DGS is the only ETF on this list that offers investors exposure to small-cap emerging markets stocks. This ETF tracks the fundamentally-weighted WisdomTree Emerging Markets SmallCap Dividend Index, a benchmark that contains more that 500 securities that currently maintain a dividend yield of about 4.4%. DGS maintains a well-diversified portfolio with allocations to a wide array of sectors, including holdings in industrial, consumer cyclical, technology, and financial services sectors.
In addition to focusing on smaller companies, this fund distinguishes itself from other emerging markets ETFs in that it predominately focuses on smaller emerging economies rather than the popular BRIC countries; Brazil, Russia, India, and China account for less than 15% of holdings. DGS is heavily invested in Asian countries with Taiwan, Thailand, and South Korea being among its largest country allocations, accounting for close to half of the portfolio [see also Not Just EEM & VWO: Emerging Markets ETF Options].
SPDR S&P Emerging Markets Dividend ETF (NYSEARCA:EDIV)
This ETF seeks to replicate the S&P Emerging Markets Dividend Opportunities Index, a benchmark that is comprised of dividend paying securities of publicly-traded companies in emerging markets. EDIV’s well-balanced portfolio consists of more than 100 individual securities with its largest holding being Korea Exchange bank (2.89%), followed by the Brazilian electrical power distributor Eletropaulo Metropolitana (2.71%). The fund differentiates itself from the above ETFs on this list with its unique weighting methodology. Instead of weighting stocks according to the amount of cash dividends paid, EDIV weighs their securities by annual dividend yields, resulting in the index producing an impressive dividend yield of over 7% [see also Five ETFs For Global Yield].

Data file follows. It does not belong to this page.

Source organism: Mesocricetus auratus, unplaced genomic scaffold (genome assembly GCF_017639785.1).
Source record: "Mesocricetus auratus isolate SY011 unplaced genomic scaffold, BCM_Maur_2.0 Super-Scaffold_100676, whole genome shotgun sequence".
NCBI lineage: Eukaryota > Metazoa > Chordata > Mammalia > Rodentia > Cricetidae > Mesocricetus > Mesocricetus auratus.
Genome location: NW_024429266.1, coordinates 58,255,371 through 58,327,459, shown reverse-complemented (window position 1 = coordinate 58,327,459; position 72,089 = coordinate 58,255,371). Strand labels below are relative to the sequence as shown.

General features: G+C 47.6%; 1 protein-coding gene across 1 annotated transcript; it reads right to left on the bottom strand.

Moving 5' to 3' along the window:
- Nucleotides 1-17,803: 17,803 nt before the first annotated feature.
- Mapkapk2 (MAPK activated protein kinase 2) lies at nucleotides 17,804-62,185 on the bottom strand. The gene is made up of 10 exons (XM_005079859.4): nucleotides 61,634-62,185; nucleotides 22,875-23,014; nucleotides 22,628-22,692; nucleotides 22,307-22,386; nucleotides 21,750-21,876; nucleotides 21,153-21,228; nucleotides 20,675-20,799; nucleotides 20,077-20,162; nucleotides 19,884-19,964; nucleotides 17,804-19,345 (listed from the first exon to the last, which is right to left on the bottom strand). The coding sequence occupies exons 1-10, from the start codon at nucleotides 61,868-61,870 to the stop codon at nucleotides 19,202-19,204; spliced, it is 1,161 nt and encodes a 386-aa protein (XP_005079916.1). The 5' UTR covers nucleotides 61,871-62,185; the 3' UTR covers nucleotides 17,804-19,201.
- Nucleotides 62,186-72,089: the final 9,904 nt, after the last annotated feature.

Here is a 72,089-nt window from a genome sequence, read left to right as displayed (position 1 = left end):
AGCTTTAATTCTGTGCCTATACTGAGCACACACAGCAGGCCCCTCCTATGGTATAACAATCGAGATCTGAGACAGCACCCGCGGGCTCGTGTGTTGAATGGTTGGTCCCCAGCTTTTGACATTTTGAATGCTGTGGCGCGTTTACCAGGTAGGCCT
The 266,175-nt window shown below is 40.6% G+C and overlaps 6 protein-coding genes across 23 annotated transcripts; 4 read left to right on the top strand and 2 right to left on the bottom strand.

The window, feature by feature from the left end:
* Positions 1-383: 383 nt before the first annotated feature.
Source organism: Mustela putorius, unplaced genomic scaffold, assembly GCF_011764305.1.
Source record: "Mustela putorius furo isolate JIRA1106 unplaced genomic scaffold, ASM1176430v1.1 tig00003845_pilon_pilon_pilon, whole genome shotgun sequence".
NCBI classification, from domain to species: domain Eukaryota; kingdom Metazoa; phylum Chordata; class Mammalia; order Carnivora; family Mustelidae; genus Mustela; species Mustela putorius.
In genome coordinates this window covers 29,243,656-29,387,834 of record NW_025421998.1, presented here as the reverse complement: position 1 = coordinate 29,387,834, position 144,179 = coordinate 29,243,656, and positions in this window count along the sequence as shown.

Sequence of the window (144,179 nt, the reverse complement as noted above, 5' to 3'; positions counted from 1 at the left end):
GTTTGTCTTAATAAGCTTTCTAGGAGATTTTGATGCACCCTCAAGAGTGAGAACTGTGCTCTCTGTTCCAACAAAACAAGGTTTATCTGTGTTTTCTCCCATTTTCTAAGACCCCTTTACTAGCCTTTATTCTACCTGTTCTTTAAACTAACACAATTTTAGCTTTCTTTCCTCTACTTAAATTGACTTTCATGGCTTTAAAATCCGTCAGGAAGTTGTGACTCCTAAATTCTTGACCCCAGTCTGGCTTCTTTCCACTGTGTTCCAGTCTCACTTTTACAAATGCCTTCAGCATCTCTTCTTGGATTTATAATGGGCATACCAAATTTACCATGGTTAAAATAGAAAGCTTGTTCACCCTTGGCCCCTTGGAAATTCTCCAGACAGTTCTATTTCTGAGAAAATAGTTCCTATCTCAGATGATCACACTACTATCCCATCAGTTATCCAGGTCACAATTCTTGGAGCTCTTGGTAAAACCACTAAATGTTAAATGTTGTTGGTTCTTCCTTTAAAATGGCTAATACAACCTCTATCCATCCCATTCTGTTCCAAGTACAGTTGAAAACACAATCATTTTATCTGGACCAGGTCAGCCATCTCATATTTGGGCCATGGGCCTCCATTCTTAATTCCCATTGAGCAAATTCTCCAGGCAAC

EGShares Low Volatility Emerging Markets Dividend ETF (NYSEARCA:HILO)
HILO is an attractive option for investors wishing to tap into emerging markets while still maintaining relatively low risk exposure. The fund tracks the Indxx Emerging Markets High Income Low Beta Index, a dividend yield-weighted benchmark that is designed to provide lower volatility and higher income than cap-weighted emerging markets indexes. The fund is comprised of approximately 30 securities that are selected based on their liquidity and dividend policy. Not surprisingly, the majority of the HILO’s portfolio is allocated to the telecom (32%), industrials (17%), and utilities (14%) sectors, which are considered to be some of the highest paying dividend sectors. Unlike other ETFs in this category, HILO veers away from quasi-developed markets such as South Korea and Taiwan and instead focuses on more “pure” emerging countries, which include South Africa (17%), China (16%), and Brazil (14%) [see also Dividend ETF Special: 25 Equity ETFs With Attractive Distribution Yields].
Written By Daniela Pylypczak From ETF Database Disclosure: No positions at time of writing.
ETF Database is committed to giving our audience, consisting of both active traders and buy-and-hold investors, information that, to our knowledge, is truthful and non-biased. [For more ETF insights, sign up for our free ETF newsletter or try a free seven day trial of ETFdb Pro.]